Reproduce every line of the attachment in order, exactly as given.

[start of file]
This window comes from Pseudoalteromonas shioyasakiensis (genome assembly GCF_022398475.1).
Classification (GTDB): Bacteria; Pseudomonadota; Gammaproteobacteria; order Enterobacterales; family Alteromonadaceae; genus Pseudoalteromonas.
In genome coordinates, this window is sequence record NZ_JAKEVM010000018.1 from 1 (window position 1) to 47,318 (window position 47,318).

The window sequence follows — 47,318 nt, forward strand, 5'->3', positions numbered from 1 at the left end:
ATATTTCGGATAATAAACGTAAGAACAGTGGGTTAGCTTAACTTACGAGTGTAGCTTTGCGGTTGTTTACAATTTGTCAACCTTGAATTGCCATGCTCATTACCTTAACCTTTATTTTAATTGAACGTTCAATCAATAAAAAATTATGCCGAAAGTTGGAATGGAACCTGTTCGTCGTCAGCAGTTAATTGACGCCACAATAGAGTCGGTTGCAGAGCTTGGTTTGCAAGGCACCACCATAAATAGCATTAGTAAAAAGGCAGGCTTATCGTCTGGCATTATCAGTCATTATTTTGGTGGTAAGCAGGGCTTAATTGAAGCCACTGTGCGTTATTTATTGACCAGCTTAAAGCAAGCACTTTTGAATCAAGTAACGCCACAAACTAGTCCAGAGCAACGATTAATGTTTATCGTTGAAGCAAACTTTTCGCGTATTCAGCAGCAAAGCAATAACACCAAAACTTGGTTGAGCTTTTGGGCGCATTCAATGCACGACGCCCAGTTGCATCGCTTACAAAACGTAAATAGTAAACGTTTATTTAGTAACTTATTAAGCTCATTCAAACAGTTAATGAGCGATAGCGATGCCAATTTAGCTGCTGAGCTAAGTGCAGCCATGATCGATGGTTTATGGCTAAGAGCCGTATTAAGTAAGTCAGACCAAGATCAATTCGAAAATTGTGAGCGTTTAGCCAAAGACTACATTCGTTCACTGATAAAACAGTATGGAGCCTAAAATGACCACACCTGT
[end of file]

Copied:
This window comes from Pseudoalteromonas shioyasakiensis (genome assembly GCF_022398475.1).
Classification (GTDB): Bacteria; Pseudomonadota; Gammaproteobacteria; order Enterobacterales; family Alteromonadaceae; genus Pseudoalteromonas.
In genome coordinates, this window is sequence record NZ_JAKEVM010000018.1 from 1 (window position 1) to 47,318 (window position 47,318).

The window sequence follows — 47,318 nt, forward strand, 5'->3', positions numbered from 1 at the left end:
ATATTTCGGATAATAAACGTAAGAACAGTGGGTTAGCTTAACTTACGAGTGTAGCTTTGCGGTTGTTTACAATTTGTCAACCTTGAATTGCCATGCTCATTACCTTAACCTTTATTTTAATTGAACGTTCAATCAATAAAAAATTATGCCGAAAGTTGGAATGGAACCTGTTCGTCGTCAGCAGTTAATTGACGCCACAATAGAGTCGGTTGCAGAGCTTGGTTTGCAAGGCACCACCATAAATAGCATTAGTAAAAAGGCAGGCTTATCGTCTGGCATTATCAGTCATTATTTTGGTGGTAAGCAGGGCTTAATTGAAGCCACTGTGCGTTATTTATTGACCAGCTTAAAGCAAGCACTTTTGAATCAAGTAACGCCACAAACTAGTCCAGAGCAACGATTAATGTTTATCGTTGAAGCAAACTTTTCGCGTATTCAGCAGCAAAGCAATAACACCAAAACTTGGTTGAGCTTTTGGGCGCATTCAATGCACGACGCCCAGTTGCATCGCTTACAAAACGTAAATAGTAAACGTTTATTTAGTAACTTATTAAGCTCATTCAAACAGTTAATGAGCGATAGCGATGCCAATTTAGCTGCTGAGCTAAGTGCAGCCATGATCGATGGTTTATGGCTAAGAGCCGTATTAAGTAAGTCAGACCAAGATCAATTCGAAAATTGTGAGCGTTTAGCCAAAGACTACATTCGTTCACTGATAAAACAGTATGGAGCCTAAAATGACCACACCTGT